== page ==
There’s a lot of buzz that PowerPoint should be abolished. In fact, in Switzerland, the trend has borne an entire political party, the Anti-PowerPoint Party (APPP). The call to end the use of PowerPoint presentations is not a new phenomenon. I can understand why people love to hate presentation software… it’s a convenient way to explain why presentations stink. It’s not about their slides or their presentation style!
Does the “death to PowerPoint” movement make you feel inadequate? Uncool? Uninformed, and out of date? Stop feeling like a hack and think logically. It’s not the software!
Repeat after me: PowerPoint and the other presentation software packages like SlideRocket, Keynote, and Prezi are not really responsible for mind-numbing presentations. It’s like saying a fork is responsible for a horrible meal.
Come on now, folks… Let’s be rational. Could it be that presenters often use presentation software poorly? Of course. Often presenters don’t use best practice in adult learning theory . They don’t think about how they would like to be engaged if they were in the audience. And they don’t take the time to seek out any of the easy-to-find tips and tricks that can help them deliver powerful presentations. Oh no… they just slap up bullets and charts and proceed to read from them. BORING.
By the way, webinars would be pretty hard to do with flipcharts, and using webcams for talking heads gets old after a while. Virtual presentations require even more skill to engage participants, so it’s critical to learn more and do more when you present virtually.
Stop blaming the tools and buying the hogwash from people who are trying to sell you another method. Brush up on your technique and learn a little bit about best practice. Think about how to communicate authentically with the people who come to hear you share your expertise. Here are some great resources to help you avoid the pitfalls of heavy dependance on bad slides:
The Virtual Presenter Blog by Roger Courville
Make Better Presentations – The Anatomy of a Good Speech by Chris Brogan
Great Webinars by Cynthia Clay
Presentation Zen, the Blog
Presentation Zen, by Garr Reynolds
17 Examples of Great Presentation Design on Hubspot
Really Bad Powerpoint by Seth Godin
There are literally thousands of really great resources to help you use PowerPoint (or your favorite presentation software package) well. There’s no reason to feel badly because you use slides. But you should feel terrible if you use slides poorly. Don’t be lazy and blame the tools, get off the stick and learn something new to dazzle and engage your participants.
“We just launched this website 16 months ago! What do you mean you have to do more development?” says the CFO/CEO/President/Business owner to the marketing geek. I hear it all the time. It’s a common misconception that investing a lot into a website means you will only have to add new content in the future. You may think once you develop the site you won’t ever have to think about the website again. Wrong. Read on!
It’s true that if the design of your pages is robust and flexible, and you have an awesome content management system, you will have to make fewer major revisions to your site. And, the more you money and time you invest in designing a flexible design up front, the fewer changes you will need to make over the lifespan of your site. However, the bottom line is that websites are a bit like homes…They need regular maintenance. After all, your lifestyle changes, appliances and fixtures break, and advances in household products come out every day. Your home has to accommodate those inevitable changes. Your website also needs to adjust to reflect the changes in your business, rapid technology changes, and minor hiccups along the way. For example, the introduction of social plugins from Facebook have sent businesses back to their website developers to adjust their websites to accommodate feeds and like buttons. Adjusting pages to accommodate those changes required rethinking many websites. Regardless of external technology changes, business goals and priorities often change, and your website has to reflect those changes.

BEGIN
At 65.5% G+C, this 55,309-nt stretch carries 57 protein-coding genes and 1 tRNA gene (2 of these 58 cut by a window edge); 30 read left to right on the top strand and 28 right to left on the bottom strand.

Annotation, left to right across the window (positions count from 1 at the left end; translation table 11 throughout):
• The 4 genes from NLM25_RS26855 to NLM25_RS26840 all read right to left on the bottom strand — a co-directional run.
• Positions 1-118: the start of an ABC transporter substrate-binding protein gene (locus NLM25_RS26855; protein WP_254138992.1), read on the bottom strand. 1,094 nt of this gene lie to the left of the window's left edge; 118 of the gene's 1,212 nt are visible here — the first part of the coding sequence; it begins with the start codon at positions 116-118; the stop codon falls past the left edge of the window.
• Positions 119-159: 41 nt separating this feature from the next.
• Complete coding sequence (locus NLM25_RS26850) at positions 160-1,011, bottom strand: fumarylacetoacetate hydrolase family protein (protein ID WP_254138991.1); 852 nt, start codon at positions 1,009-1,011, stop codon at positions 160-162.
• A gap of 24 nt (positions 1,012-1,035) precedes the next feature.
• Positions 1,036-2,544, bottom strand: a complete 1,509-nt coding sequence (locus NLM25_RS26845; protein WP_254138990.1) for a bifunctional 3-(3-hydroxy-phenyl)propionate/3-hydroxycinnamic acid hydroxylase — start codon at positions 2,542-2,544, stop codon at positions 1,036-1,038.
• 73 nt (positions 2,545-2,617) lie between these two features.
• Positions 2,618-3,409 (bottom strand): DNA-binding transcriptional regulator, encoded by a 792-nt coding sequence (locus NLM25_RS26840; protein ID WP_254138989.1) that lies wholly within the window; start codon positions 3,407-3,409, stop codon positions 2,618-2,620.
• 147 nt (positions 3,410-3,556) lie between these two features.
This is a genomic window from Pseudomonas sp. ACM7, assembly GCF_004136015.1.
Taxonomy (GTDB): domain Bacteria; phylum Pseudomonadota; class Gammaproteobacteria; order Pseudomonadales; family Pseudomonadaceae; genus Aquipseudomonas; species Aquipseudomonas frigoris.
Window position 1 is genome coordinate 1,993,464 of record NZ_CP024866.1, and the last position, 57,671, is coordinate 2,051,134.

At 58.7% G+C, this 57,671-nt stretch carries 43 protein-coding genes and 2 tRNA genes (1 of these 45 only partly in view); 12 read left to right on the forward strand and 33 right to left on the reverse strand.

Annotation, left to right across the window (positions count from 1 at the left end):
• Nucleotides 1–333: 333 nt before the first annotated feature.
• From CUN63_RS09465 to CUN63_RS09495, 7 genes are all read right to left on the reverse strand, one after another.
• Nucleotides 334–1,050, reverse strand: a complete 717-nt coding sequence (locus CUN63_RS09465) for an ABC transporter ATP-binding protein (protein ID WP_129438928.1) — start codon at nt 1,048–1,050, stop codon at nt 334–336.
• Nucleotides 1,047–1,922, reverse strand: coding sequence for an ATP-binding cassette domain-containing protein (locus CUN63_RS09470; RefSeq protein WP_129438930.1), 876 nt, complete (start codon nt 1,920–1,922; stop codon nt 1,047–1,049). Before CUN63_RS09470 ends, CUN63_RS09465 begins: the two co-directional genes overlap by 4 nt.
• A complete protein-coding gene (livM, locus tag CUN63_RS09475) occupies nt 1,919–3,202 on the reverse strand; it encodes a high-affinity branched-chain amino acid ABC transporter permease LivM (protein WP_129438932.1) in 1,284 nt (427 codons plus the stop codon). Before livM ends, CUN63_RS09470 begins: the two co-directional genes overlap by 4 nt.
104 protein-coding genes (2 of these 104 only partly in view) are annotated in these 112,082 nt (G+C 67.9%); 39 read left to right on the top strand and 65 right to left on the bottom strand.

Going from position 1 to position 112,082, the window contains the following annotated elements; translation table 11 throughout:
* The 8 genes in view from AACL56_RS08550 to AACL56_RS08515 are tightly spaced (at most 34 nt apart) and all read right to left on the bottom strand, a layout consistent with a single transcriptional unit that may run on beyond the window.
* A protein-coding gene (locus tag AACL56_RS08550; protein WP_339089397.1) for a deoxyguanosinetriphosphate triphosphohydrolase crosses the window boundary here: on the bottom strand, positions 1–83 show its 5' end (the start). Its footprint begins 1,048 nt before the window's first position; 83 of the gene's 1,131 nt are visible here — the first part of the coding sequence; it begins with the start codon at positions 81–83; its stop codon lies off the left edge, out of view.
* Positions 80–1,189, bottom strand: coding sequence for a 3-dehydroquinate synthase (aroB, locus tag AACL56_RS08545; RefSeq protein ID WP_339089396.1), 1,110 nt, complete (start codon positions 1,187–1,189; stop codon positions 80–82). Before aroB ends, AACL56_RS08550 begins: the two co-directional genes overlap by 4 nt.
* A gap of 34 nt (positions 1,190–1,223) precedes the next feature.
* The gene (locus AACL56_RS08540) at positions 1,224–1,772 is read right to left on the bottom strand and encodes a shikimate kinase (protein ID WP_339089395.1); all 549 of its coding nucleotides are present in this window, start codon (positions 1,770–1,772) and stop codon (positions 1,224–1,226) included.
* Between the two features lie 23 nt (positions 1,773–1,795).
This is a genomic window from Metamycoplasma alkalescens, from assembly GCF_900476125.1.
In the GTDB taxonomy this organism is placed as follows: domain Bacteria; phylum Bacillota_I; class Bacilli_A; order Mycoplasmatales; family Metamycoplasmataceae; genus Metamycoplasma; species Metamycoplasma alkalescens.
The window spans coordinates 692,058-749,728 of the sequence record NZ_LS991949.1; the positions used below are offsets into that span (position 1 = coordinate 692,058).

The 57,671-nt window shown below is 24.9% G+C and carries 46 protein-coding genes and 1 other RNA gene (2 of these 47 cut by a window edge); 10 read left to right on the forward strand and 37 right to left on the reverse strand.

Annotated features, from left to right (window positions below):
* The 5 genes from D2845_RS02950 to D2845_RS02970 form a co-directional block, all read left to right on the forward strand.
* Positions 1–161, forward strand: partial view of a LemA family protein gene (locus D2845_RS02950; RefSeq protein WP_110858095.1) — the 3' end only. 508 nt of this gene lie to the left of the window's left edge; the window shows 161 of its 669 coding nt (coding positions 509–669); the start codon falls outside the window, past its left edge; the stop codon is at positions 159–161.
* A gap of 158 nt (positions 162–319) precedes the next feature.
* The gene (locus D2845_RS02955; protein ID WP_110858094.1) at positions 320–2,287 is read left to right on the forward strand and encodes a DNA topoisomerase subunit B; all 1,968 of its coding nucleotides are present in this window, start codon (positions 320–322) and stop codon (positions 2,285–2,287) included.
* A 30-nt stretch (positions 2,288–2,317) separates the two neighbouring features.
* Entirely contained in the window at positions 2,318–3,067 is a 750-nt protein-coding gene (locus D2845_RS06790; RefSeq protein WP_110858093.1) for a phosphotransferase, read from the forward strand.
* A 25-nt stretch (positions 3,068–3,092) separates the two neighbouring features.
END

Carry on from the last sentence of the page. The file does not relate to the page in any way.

The fact is the average lifespan of a website is only three to (and this is pushing it) five years. If your website is more than 3 years old, and you’ve done nothing to it over those three years, chances are you need to start thinking about a major overhaul.
7 key recommendations about website development and maintenance:
- Invest as much as you can into your website design on the front end so you can:
- Build in a great content management system.
- Automate as many related marketing processes as possible.
- Build in a very flexible design that allows you to adjust along the way.
- Pick developers who you like, trust, and can work with over the course of the lifespan of your site. (Your developers will be your new BFFs, so you better respect them.)
- You will need to budget for website maintenance, enhancements, and tweaks every year over the lifespan of your site.
- You will need to revise or overhaul your site in 3-5 years.
- Think through your goals, target audience(s), and aesthetics. Be prepared to tell your developers as much about your needs as possible.
- It takes a small village to build a boffo site:
- Print designers and web designers are not interchangeable.
- Developers are not the same as web designers.
- These folks may know a bit about SEO, but are not search engine optimization experts.
- None of these aforementioned peeps are marketing experts.
A good development firm will be able to bring these skills to the table, but if your budget is limited and you can’t work with a firm with all the expertise you need, make sure the people you hire consider these factors in your website. Be sure to assign one person from your company or organization the role of project manager of the site development and someone (perhaps the same person) as the content manager who regularly updates the site. If you have a small company, or you are a one person shop, that person might be you. Plan to either carve out a significant amount of time to oversee the development, and a bit of time every week or two to maintain the site, unless you plan to outsource those activities.